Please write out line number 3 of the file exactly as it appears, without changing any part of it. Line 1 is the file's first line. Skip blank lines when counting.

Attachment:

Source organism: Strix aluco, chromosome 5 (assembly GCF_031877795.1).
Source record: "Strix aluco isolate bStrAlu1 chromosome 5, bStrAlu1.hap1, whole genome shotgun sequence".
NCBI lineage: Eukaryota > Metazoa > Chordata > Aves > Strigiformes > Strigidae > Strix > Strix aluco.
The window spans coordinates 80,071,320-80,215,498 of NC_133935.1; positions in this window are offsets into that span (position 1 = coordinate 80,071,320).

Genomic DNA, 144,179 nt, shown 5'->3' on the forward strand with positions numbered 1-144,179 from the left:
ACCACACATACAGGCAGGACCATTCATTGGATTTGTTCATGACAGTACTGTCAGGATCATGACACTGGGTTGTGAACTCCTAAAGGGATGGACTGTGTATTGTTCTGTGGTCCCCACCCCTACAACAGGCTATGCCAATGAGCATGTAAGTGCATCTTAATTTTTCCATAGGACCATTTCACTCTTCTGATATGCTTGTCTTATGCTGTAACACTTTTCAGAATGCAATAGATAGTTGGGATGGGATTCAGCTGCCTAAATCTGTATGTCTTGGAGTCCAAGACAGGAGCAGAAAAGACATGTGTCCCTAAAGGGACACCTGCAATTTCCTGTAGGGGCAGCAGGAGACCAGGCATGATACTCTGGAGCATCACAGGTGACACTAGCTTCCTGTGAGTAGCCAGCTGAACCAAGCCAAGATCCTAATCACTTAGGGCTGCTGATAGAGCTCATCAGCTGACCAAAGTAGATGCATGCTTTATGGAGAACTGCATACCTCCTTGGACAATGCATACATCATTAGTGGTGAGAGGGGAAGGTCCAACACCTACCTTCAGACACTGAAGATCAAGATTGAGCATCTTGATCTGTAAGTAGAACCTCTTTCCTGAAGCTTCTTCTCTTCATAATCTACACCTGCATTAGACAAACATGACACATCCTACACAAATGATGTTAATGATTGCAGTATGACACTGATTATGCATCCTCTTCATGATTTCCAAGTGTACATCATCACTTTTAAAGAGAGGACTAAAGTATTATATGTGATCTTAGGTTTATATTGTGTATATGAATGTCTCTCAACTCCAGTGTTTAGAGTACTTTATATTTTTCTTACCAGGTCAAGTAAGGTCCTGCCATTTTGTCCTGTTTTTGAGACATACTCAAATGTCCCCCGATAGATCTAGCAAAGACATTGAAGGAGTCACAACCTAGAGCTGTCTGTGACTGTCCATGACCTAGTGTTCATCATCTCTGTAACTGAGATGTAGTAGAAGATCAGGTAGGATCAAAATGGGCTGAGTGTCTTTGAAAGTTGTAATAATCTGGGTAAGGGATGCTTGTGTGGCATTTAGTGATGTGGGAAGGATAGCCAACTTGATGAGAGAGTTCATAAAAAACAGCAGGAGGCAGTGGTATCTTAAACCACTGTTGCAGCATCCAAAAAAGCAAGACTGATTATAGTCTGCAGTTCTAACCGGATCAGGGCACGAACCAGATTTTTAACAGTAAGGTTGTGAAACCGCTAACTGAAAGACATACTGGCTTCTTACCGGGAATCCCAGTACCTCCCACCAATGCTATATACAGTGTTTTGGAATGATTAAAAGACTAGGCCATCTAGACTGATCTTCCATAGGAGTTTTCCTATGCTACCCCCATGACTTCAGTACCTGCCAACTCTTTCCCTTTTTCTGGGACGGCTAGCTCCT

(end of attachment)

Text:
NCBI lineage: Eukaryota > Metazoa > Chordata > Aves > Strigiformes > Strigidae > Strix > Strix aluco.